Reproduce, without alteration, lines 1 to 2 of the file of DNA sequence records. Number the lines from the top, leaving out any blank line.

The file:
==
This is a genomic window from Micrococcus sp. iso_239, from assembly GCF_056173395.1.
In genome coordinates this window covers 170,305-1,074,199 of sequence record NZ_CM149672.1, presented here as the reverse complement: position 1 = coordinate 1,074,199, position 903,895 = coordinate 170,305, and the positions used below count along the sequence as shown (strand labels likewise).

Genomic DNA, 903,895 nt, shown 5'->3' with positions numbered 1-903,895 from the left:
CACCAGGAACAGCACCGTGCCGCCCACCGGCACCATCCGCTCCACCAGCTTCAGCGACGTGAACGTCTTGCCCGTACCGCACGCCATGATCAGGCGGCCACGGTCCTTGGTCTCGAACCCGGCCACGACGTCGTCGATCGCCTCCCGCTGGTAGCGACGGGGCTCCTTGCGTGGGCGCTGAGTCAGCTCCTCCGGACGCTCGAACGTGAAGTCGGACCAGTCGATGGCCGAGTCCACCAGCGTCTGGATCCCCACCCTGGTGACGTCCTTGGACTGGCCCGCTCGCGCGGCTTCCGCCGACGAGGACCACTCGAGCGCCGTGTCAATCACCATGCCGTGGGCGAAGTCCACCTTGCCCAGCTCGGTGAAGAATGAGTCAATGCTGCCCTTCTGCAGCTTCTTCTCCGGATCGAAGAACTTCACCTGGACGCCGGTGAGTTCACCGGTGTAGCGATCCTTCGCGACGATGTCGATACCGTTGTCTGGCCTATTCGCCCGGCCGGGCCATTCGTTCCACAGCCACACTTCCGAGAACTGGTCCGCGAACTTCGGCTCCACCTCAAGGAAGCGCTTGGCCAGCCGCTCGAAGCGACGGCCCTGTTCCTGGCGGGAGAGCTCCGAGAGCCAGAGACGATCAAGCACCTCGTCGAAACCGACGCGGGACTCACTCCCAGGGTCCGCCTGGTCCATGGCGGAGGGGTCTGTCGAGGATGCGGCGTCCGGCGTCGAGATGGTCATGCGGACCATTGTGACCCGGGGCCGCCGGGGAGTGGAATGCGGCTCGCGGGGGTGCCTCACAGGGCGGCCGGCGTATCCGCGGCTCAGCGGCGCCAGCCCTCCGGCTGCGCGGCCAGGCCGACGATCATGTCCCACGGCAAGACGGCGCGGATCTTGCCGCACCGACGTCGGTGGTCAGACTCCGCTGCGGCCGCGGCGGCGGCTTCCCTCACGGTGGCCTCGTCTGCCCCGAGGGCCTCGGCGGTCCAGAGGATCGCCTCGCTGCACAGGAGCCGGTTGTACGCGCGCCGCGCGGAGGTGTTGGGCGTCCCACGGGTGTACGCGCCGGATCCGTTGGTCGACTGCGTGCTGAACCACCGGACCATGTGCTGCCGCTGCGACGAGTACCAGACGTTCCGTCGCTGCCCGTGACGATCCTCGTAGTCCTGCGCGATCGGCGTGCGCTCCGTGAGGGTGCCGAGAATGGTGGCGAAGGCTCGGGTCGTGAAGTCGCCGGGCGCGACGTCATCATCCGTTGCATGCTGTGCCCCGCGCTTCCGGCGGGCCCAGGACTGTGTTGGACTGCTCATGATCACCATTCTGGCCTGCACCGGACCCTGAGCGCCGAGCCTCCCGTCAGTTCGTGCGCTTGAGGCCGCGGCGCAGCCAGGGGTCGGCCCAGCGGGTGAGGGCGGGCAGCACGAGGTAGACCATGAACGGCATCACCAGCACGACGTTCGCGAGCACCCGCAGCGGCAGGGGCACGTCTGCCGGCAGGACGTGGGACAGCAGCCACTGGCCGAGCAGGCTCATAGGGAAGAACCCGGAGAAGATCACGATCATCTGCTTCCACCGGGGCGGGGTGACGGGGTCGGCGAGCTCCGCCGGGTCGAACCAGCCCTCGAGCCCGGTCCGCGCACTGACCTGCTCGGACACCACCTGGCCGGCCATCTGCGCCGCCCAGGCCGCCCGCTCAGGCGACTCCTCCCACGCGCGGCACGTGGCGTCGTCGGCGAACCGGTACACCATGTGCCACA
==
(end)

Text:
This is a genomic window from Micrococcus sp. iso_239, from assembly GCF_056173395.1.
In genome coordinates this window covers 170,305-1,074,199 of sequence record NZ_CM149672.1, presented here as the reverse complement: position 1 = coordinate 1,074,199, position 903,895 = coordinate 170,305, and the positions used below count along the sequence as shown (strand labels likewise).